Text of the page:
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Our Group

The Center brings together three established investigators, Dr. Eric Klann (New York University), Dr. Gary Bassell (Emory University, Atlanta), and Dr. Joel Richter (UMass Chan Medical School), who each study translational control and its regulation in the mammalian brain. 


Image from left to right: Dr. Eric Klann (New York University), Dr. Gary Bassell (Emory University, Atlanta), and Dr. Joel Richter. Also Dr. Manuel Garber and Dr. John L. Sullivan.

The central focus of our collaboration is to assess how re-balancing translational homeostasis in the diseased (FMRP lacking) brain ameliorates and indeed reverses the pathophysiology of FXS.

By either inhibiting or ablating key signaling molecules that lead to translation (PI3 kinase, Bassell; p70S6 kinase 1 (S6K1), Klann, or by ablating a translational control protein (CPEB, Richter in collaboration with Bassell and Klann), these investigators have rescued critical biochemical, morphological, physiological and behavioral phenotypes in Fmr1 null mice.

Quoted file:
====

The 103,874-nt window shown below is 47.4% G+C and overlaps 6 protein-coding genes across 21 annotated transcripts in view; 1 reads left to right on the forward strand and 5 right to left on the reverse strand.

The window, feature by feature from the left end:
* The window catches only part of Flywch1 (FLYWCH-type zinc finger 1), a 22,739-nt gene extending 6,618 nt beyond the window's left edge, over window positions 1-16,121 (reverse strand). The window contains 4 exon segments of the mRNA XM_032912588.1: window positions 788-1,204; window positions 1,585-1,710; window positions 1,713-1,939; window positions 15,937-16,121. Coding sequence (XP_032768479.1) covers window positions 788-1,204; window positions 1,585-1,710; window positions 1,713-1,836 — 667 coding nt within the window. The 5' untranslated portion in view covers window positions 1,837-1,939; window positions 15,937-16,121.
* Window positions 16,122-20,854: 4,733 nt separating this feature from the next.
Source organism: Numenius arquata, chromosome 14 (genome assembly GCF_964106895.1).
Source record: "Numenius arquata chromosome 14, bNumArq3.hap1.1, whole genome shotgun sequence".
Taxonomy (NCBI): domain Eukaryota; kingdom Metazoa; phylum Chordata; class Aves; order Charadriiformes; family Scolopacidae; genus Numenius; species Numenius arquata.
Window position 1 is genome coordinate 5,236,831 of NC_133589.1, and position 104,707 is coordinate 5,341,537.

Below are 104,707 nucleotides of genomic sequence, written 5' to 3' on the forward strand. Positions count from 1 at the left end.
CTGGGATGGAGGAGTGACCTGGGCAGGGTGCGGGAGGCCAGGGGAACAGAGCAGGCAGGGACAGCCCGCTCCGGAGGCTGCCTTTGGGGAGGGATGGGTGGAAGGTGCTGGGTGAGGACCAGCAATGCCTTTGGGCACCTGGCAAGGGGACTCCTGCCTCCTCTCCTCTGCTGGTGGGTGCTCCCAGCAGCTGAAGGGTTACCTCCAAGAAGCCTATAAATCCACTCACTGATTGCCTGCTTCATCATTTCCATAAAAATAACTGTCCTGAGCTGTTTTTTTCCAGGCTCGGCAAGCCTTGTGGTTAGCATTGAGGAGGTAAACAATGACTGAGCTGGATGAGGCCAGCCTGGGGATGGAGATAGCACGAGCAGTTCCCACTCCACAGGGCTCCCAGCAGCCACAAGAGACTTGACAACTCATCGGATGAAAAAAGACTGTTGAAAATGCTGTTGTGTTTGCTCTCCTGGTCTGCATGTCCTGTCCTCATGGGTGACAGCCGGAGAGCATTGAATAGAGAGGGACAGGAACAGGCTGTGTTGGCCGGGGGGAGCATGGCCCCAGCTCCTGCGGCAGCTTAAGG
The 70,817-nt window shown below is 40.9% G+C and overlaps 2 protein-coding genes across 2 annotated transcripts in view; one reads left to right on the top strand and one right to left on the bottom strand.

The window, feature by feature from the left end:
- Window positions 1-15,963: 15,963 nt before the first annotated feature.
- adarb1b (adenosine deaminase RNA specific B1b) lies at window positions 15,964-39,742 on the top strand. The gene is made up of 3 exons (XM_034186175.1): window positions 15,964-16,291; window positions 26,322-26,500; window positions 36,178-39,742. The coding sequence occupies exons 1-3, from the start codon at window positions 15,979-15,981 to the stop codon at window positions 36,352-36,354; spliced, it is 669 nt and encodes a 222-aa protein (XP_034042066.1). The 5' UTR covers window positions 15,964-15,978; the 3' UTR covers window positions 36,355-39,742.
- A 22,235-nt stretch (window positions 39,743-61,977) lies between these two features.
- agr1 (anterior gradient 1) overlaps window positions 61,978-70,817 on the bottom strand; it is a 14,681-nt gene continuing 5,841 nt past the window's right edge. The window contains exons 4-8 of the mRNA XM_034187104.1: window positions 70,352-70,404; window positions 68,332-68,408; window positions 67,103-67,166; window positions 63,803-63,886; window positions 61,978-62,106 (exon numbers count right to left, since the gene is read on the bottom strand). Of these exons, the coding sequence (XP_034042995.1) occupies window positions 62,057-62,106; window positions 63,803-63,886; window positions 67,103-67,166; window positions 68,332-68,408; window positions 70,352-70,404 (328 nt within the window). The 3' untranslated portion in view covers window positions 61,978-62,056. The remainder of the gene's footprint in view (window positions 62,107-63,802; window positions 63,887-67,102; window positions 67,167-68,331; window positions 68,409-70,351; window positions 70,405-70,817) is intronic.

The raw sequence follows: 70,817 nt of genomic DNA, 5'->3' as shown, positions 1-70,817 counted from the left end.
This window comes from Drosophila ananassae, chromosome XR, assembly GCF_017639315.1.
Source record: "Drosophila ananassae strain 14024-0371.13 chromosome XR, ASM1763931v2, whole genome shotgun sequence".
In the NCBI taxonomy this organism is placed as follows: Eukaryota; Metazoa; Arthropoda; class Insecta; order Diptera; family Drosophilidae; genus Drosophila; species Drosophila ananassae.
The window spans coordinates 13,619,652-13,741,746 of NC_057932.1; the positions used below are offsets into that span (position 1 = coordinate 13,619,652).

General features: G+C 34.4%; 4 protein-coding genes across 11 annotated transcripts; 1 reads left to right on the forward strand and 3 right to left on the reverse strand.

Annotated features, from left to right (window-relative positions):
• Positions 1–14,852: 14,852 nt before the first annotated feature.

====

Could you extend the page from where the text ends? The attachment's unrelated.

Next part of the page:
The purpose of the Center is to understand how modulation of the translational apparatus and upstream signaling pathways in the brain rescues FXS pathophysiology in mice.  The major goals are four-fold:  1) to use multiple genetic and pharmacologic murine models to determine the identities of mRNA molecules whose translation is rescued (i.e., restored to wild type levels) by alteration of the translational landscape, 2) to determine the importance of specific mRNAs for FXS whose translation is rescued, 3) to investigate the molecular mechanism by which translation is rescued, 4) to analyze human cells for rescue of translation and importance for FXS.